“I knew if we got the team on the board right there, it would kind of settle the team down so we could just go out and play good baseball,” Refsnyder said. “I was fortunate enough to run into it. Sometimes you close your eyes and swing really hard and good things happen.”
It was just the 10th homer of the CWS. Going deep at TD Ameritrade Park isn’t easy, especially at night, and especially to the opposite field.
“How about an opposite-field home run in this park?” Gamecocks coach Ray Tanner said. “When he touched the ball, I thought that ball’s been hit hard, but I expected it to be maybe off the warning track or one-hop to the fence. But that was impressive. That’s why he’s one of the better players in the country—he’s able to do things like that.
“If you try to approach him any particular way, you’d say make him hit it the other way, and he did. He hit it a long way.”
Refsnyder finished the game 2-for-3 with a pair of intentional walks. He added a single in the seventh that led to an insurance run. But perhaps his biggest contribution came in right field.
The Gamecocks had mustered just one hit through five innings against Wade, but they finally started to pick up some momentum in the sixth, scoring a run to cut the Arizona lead to 4-1. Wade got a groundout to strand two runners in that frame, but the Gamecocks kept the pressure on in the seventh.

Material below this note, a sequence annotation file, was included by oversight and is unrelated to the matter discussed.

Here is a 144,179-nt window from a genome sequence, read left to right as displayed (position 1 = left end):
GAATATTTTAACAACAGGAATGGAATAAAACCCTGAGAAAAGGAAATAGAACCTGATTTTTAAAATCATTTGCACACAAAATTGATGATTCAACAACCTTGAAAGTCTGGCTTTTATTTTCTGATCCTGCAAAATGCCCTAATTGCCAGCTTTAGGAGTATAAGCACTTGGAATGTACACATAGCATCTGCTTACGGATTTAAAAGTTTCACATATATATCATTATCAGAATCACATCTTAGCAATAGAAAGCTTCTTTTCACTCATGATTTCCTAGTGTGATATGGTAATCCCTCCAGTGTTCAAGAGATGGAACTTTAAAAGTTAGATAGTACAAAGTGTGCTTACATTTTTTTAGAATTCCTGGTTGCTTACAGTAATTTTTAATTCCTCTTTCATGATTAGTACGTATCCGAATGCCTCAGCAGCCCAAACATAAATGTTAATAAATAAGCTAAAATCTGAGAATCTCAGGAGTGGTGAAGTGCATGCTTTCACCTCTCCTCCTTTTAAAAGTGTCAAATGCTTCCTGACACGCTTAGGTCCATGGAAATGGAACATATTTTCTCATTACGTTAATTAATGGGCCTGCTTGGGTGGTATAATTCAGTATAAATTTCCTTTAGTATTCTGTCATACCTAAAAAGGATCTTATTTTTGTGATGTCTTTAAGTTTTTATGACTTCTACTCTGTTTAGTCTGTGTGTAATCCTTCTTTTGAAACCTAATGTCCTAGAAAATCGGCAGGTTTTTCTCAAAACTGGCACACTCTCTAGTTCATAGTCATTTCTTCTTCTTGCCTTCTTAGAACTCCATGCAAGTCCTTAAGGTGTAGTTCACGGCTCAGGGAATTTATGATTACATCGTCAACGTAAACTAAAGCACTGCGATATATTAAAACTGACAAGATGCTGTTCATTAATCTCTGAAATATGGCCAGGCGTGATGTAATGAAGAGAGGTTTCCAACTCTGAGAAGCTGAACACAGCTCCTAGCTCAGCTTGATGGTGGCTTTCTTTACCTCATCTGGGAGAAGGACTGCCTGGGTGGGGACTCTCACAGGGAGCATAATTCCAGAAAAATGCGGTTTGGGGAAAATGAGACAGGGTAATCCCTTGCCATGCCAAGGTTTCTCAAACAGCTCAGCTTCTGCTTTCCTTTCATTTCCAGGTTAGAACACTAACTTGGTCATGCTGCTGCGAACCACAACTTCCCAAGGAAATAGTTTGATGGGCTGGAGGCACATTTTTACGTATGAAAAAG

Adam Matthews led off the seventh with a single, and Kyle Martin followed with another single, into right field. Matthews attempted to go first to third, and Refsnyder cut him down with a beautiful one-hop throw to third baseman Seth Mejias-Brean, who deftly applied the tag. Instead of having runners at the corners with no outs, the Gamecocks had to settle for a man at first with one out, and Wade retired the next two hitters to end the inning.
“Adam was aggressive trying to make a play,” Tanner said. “I wasn’t sure he would throw the ball with the score at the time 4-1—I thought maybe he would throw it to second. He had to make a perfect throw to third, and he did.”
Refsnyder is an aggressive playmaker; he thought he had a chance to get the lead runner, and his instincts took over.
“I was surprised that Matthews decided to take the extra base—the ball was hit relatively hard in the hole,” Refsnyder said. “So I came through that ball real hard, and I really wasn’t expecting Matthews to go. But I thought he kind of hesitated, so I decided to let it rip . . . It was a big momentum shift for us.”